kevin winter/getty images
kevin winter/getty images
Though celebratory in nature, San Diego Comic-Con is reflexively oriented toward the future — the new films, TV shows and graphic novels that loom on the pop-cultural horizon. But when you’ve just earned $2.78 billion in the worldwide theatrical box office, as Joe and Anthony Russo did with the April release of Avengers: Endgame, the capstone to a three-phase, 10-year run for the Marvel Cinematic Universe, a moment of communal jubilant reflection and tribute seems perhaps not unearned.
So as an appetizer of sorts — in advance of Saturday night’s Marvel panel, where more actual news about Black Panther 2 and Marvel’s future plans for cinematic domination is expected — the Russo brothers took a victory lap, sitting for a 50-minute conversation in Hall H that was one part celebratory MCU retrospective and one part “coming attractions” preview of their post-Marvel career plans.
The co-directors of Captain America: Winter Soldier, Captain America: Civil War and the last two Avengers films were peppered with questions right out of the gate about whether they had plans or thoughts about eventually returning to the Marvel fold with an adaptation of the epic “Secret Wars” storyline, one of Joe’s stated favorite comic books. The brothers good-naturedly sidestepped these questions, and instead talked about their fraternal method of dispute resolution (“We argue through Socratic dialogue, just kind of ‘point-counterpoint,’” said Anthony).
After revealing that the last big disagreement they had was over the length of Captain America’s hair in Infinity War (“It’s an argument that I think is still going on, actually,” joked Joe), the brothers were asked who among the Avengers cast ruined the most takes, and said it was “a tie between Mark Ruffalo, because he gets excited and kind of lost in the performance, and (Anthony) Mackie, because he gets lost outside of it, and he likes to crack a lot of jokes on set.” Asked, meanwhile, who nailed scenes in a single take, the brothers immediately both said Scarlett Johansson.
The undeniable highlight of the event, though, came when video-submitted questions from people who were introduced as “fans” gave a platform for Ruffalo, Chris Evans, Chris Hemsworth, Paul Rudd, and Robert Downey, Jr. to each lob queries — most silly, but some rooted in informed nerdom about the MCU — at their directors. Rudd exhibited his characteristic perfect comedic timing, pausing for a beat after asking, “How are you doing Comic-Con?” and offering a slight nod that anticipated the two- or the three-second roar of enthusiastic response. Rudd then joked about the “best Chris” debate playfully taking place among Avengers fans, saying that he was less interested in that than the best Paul discussion (“Bettany is number two, I presume”), before wrapping up by asking the Russos who in the movie had the “best ass.”
A playful, sunglasses-clad Downey, meanwhile, called the Russos his “brothers in art, and brothers in actuality” before asking them to compare his delivery of the line “I am Iron Man” in the 2008 movie which saw him debut the role to his last delivery of the same line in Endgame, in response to Thanos. That query teed it up for the Russos to talk about the emotionality of that day of filming, and also share a neat piece of trivia: It turns out that Downey’s last scene was filmed next door to the soundstage where he did his very first screen test for the character of Tony Stark 12 years earlier, before getting the role.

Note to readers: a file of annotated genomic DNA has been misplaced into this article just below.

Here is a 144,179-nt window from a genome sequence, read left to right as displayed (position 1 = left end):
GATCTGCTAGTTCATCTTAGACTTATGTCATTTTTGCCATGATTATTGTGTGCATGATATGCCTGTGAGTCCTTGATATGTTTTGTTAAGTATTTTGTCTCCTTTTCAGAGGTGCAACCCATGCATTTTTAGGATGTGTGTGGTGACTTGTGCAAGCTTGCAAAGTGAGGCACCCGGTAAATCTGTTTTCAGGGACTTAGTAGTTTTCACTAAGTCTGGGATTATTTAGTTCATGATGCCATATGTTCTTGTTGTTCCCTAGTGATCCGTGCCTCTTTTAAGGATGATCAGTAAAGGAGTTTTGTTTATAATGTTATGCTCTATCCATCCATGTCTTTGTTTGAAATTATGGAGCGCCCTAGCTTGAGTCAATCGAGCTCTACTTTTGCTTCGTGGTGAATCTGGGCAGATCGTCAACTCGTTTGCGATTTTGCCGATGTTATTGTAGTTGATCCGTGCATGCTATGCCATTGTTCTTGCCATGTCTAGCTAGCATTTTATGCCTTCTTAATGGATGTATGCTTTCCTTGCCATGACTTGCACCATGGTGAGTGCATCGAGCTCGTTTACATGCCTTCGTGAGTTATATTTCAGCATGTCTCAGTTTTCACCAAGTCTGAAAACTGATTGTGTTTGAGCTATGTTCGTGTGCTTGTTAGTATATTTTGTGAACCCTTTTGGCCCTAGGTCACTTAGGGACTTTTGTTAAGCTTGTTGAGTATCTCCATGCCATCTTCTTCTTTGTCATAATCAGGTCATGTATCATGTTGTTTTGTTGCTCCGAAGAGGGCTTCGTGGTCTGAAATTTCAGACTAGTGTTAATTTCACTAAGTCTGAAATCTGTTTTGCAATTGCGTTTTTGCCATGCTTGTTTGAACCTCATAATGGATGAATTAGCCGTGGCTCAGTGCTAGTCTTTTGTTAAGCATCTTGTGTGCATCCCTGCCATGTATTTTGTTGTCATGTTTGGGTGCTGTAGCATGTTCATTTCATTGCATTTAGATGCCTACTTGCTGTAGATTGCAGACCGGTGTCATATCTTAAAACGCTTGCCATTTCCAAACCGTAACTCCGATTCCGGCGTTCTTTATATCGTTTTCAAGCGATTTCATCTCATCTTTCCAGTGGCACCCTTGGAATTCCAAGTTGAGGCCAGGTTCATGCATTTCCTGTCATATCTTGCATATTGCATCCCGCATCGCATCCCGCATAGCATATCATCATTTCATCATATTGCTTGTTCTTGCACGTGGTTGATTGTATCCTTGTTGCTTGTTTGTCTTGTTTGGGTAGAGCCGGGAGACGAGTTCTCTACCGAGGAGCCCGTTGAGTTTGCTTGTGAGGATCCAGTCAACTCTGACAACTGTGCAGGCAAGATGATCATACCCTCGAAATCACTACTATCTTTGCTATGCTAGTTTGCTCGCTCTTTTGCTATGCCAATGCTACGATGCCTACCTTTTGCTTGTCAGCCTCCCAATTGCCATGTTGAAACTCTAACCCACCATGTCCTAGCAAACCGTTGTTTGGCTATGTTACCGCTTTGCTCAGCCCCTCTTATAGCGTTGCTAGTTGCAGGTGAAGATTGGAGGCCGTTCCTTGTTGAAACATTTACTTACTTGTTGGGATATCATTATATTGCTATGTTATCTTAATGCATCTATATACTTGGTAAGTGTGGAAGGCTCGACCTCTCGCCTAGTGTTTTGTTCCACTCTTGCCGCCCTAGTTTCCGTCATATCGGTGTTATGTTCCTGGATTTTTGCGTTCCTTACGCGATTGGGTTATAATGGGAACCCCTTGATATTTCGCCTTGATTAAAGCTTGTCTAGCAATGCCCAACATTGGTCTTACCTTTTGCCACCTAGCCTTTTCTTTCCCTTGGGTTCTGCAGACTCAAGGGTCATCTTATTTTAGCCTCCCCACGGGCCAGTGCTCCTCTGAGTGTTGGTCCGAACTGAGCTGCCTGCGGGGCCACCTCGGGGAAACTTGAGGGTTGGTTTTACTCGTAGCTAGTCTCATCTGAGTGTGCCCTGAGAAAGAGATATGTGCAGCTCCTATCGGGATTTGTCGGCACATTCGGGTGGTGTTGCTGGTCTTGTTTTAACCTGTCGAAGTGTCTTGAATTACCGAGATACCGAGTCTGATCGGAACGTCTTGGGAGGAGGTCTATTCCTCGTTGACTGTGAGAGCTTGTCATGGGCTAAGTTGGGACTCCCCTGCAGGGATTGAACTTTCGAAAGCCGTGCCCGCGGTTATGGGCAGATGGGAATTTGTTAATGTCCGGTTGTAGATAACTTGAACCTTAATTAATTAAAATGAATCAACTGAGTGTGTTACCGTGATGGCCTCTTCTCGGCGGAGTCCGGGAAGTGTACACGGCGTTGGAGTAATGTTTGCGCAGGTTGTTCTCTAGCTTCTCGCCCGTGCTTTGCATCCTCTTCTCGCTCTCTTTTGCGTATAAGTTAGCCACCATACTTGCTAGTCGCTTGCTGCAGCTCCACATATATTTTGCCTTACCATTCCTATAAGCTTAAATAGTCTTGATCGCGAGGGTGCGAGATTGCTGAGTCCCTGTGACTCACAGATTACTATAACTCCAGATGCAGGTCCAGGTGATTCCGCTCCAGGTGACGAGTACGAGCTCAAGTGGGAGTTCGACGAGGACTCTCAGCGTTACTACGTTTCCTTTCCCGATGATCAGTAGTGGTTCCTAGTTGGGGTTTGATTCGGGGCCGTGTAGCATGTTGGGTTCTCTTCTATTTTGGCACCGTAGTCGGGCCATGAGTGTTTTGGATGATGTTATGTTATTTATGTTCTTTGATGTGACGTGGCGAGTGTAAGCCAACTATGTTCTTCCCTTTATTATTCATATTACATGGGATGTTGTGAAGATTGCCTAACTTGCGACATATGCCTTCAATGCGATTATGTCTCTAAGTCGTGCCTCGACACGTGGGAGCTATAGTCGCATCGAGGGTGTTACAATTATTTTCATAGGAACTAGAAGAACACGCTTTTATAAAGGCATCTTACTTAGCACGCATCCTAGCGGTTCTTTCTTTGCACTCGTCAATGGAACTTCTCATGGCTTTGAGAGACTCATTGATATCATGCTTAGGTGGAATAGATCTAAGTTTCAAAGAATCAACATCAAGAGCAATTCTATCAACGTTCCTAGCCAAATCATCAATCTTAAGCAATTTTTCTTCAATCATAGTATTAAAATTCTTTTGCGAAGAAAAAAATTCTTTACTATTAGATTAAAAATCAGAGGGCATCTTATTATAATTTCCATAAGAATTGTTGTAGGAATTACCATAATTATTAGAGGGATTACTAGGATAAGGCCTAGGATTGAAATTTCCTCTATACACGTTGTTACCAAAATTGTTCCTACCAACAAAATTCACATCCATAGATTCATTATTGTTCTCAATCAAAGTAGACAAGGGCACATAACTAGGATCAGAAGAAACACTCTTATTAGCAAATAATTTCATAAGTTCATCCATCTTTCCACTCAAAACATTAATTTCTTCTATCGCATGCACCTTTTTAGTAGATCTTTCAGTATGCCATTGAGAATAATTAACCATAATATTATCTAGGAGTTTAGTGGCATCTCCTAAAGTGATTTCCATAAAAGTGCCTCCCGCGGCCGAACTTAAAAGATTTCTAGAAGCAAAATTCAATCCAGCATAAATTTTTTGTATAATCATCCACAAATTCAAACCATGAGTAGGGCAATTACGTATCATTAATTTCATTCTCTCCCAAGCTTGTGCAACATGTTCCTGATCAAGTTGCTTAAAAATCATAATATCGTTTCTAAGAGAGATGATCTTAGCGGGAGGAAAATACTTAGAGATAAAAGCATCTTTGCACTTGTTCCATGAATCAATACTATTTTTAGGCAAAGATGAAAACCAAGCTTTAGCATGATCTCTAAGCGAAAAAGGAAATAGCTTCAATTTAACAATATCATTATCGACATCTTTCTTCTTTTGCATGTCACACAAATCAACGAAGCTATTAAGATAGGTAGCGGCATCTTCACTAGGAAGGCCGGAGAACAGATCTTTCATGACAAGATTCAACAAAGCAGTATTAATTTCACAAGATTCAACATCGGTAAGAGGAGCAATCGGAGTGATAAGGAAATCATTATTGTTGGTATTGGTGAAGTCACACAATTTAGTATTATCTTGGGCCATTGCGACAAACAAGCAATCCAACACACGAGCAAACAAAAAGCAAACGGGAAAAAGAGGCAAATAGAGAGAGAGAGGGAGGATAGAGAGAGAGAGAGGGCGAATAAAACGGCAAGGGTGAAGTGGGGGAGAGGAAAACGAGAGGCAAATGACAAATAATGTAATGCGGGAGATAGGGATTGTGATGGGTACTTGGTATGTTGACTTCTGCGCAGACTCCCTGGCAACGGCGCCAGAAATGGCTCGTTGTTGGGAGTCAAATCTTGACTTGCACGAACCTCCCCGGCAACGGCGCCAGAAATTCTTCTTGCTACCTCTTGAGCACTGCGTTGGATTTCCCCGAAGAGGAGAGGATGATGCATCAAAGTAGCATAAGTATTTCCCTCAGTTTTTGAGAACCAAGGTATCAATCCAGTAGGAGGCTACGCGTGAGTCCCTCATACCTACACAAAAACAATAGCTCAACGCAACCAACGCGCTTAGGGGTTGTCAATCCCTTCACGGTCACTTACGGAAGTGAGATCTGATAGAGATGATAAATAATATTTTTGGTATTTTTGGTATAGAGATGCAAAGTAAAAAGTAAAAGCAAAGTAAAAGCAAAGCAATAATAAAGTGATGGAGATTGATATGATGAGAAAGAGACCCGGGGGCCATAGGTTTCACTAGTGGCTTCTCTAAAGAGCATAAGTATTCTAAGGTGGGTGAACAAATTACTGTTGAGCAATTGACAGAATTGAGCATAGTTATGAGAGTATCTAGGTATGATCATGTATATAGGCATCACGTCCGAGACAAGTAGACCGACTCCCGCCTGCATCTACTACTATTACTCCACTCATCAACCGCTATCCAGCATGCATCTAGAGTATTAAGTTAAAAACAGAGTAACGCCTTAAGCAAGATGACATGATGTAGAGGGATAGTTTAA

The last half of the panel pivoted to the Russos’ future plans. Next up behind the camera for them is an adaptation of the novel Cherry, a contemporary drama about a returning war veteran grappling with post-traumatic stress disorder. Scheduled to begin filming in October with Tom Holland, the movie is set in the brothers’ hometown of Cleveland, Ohio, and will feature locations they grew up in and around. (The author of the book even worked at the same restaurant Joe did years previously.)
Most of the latter portion of the conversation with the Russos, though, centered around AGBO Studios, the company they founded with screenwriters Chris Markus and Stephen McFeely, and envision as a “storytellers studio.”
“The inspiration really came from sitting down in a room and breaking story with Chris and Stephen in a very disciplined fashion. And since Steven Soderbergh really discovered us 20 years ago and held the door open for us, now we want to do that for others too,” said the 48-year-old Joe.
Showcasing the depth of that commitment, the brothers then pivoted to an introduction of movies they are either producing or planning to produce. The only footage shown was the new, final trailer for the upcoming crime drama 21 Bridges, which was introduced with a short video from Chadwick Boseman.
On their development slate, though, are planned adaptations of Magic: The Gathering, the graphic novel The Electric State, 1980s comic book Grim Jack, and a remake of The Thomas Crown Affair, starring Michael B. Jordan. The Russos also teased an adaptation of Battle of the Planets, stating that it was at least possible that it was a project the brothers would actually direct themselves, and if they did it would be live-action. “Basically we’re slowly hunting down all of our favorite IP from childhood,” admitted Joe with a laugh.
Given the massive consumer embrace of their last several big-screen efforts, it seems like a childhood trip down memory lane with which a lot more people may soon happily become familiar.